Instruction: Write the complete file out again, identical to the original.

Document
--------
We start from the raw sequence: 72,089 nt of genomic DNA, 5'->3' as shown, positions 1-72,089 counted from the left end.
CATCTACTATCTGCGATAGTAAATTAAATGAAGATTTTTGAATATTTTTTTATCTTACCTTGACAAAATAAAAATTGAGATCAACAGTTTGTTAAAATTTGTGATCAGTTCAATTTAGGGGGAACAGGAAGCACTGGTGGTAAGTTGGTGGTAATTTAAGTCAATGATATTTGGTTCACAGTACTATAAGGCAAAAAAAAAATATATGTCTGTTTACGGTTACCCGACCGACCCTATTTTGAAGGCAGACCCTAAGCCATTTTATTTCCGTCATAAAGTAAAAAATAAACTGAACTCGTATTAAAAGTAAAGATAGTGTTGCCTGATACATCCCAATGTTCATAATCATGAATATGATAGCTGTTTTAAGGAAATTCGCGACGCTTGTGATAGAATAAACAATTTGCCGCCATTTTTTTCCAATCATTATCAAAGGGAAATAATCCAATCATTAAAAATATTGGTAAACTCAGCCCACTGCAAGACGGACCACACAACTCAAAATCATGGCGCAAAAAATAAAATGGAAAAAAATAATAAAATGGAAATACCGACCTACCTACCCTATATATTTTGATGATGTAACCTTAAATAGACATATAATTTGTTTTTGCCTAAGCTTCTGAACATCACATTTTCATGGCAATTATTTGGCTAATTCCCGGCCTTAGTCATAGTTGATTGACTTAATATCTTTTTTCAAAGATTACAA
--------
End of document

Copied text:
We start from the raw sequence: 72,089 nt of genomic DNA, 5'->3' as shown, positions 1-72,089 counted from the left end.
CATCTACTATCTGCGATAGTAAATTAAATGAAGATTTTTGAATATTTTTTTATCTTACCTTGACAAAATAAAAATTGAGATCAACAGTTTGTTAAAATTTGTGATCAGTTCAATTTAGGGGGAACAGGAAGCACTGGTGGTAAGTTGGTGGTAATTTAAGTCAATGATATTTGGTTCACAGTACTATAAGGCAAAAAAAAAATATATGTCTGTTTACGGTTACCCGACCGACCCTATTTTGAAGGCAGACCCTAAGCCATTTTATTTCCGTCATAAAGTAAAAAATAAACTGAACTCGTATTAAAAGTAAAGATAGTGTTGCCTGATACATCCCAATGTTCATAATCATGAATATGATAGCTGTTTTAAGGAAATTCGCGACGCTTGTGATAGAATAAACAATTTGCCGCCATTTTTTTCCAATCATTATCAAAGGGAAATAATCCAATCATTAAAAATATTGGTAAACTCAGCCCACTGCAAGACGGACCACACAACTCAAAATCATGGCGCAAAAAATAAAATGGAAAAAAATAATAAAATGGAAATACCGACCTACCTACCCTATATATTTTGATGATGTAACCTTAAATAGACATATAATTTGTTTTTGCCTAAGCTTCTGAACATCACATTTTCATGGCAATTATTTGGCTAATTCCCGGCCTTAGTCATAGTTGATTGACTTAATATCTTTTTTCAAAGATTACAA